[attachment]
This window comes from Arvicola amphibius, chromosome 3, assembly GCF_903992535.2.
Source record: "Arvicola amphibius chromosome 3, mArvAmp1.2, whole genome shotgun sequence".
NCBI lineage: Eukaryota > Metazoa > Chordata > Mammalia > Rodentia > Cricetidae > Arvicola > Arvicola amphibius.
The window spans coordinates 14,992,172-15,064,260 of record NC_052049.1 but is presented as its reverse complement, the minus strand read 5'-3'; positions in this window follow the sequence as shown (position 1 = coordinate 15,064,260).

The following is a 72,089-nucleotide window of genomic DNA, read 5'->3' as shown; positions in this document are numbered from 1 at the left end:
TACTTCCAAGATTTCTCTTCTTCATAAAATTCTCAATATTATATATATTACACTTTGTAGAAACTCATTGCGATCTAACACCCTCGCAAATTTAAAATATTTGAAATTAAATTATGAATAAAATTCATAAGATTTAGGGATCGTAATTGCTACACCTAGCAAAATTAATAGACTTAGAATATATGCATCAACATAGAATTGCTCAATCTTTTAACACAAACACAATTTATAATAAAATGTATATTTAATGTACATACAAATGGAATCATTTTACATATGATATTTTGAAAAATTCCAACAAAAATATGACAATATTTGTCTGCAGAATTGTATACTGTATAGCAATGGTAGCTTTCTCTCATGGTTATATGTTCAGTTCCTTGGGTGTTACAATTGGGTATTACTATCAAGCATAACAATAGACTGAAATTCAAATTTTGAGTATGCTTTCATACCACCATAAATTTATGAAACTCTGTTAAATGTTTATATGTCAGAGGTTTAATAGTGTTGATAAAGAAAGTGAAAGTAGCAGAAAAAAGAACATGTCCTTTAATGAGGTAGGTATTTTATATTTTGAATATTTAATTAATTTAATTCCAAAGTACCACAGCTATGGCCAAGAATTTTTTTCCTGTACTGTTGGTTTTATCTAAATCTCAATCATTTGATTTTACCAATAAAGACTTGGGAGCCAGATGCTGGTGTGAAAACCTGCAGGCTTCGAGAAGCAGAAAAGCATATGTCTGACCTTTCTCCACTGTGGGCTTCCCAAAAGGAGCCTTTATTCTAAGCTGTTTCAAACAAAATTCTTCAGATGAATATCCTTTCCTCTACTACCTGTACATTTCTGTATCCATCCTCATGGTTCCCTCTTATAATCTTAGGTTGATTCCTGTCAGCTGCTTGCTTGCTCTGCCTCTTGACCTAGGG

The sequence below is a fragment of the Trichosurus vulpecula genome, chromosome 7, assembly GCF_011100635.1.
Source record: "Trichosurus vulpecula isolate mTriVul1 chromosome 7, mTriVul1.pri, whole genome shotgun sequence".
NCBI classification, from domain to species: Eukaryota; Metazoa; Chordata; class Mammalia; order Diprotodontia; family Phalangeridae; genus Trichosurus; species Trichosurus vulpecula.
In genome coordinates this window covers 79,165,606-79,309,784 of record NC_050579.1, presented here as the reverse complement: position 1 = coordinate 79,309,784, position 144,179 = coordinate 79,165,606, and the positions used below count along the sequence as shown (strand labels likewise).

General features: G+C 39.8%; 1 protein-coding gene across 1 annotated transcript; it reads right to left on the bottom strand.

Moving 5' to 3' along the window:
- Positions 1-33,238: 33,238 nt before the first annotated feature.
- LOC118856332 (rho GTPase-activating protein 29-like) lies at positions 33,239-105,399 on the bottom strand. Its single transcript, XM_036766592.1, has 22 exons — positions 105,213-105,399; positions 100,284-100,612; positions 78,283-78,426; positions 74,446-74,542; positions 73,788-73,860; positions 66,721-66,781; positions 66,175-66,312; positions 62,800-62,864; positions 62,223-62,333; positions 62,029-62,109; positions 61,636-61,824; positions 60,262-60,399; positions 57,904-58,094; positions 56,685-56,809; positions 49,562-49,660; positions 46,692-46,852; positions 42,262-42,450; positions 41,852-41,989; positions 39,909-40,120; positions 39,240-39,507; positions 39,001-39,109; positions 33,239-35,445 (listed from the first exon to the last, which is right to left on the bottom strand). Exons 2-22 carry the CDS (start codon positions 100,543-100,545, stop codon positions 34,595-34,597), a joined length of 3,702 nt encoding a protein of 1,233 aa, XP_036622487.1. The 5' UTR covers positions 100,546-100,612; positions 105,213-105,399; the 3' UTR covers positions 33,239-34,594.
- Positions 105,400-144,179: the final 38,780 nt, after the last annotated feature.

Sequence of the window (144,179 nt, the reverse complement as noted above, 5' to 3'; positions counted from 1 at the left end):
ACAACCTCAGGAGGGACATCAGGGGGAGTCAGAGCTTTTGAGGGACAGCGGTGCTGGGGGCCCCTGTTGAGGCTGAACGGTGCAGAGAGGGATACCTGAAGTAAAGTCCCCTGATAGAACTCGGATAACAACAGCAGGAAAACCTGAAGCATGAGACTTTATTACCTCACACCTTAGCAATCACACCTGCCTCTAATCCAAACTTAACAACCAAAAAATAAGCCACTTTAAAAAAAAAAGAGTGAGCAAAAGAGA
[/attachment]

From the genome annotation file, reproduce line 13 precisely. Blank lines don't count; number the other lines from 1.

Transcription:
- Positions 1-33,238: 33,238 nt before the first annotated feature.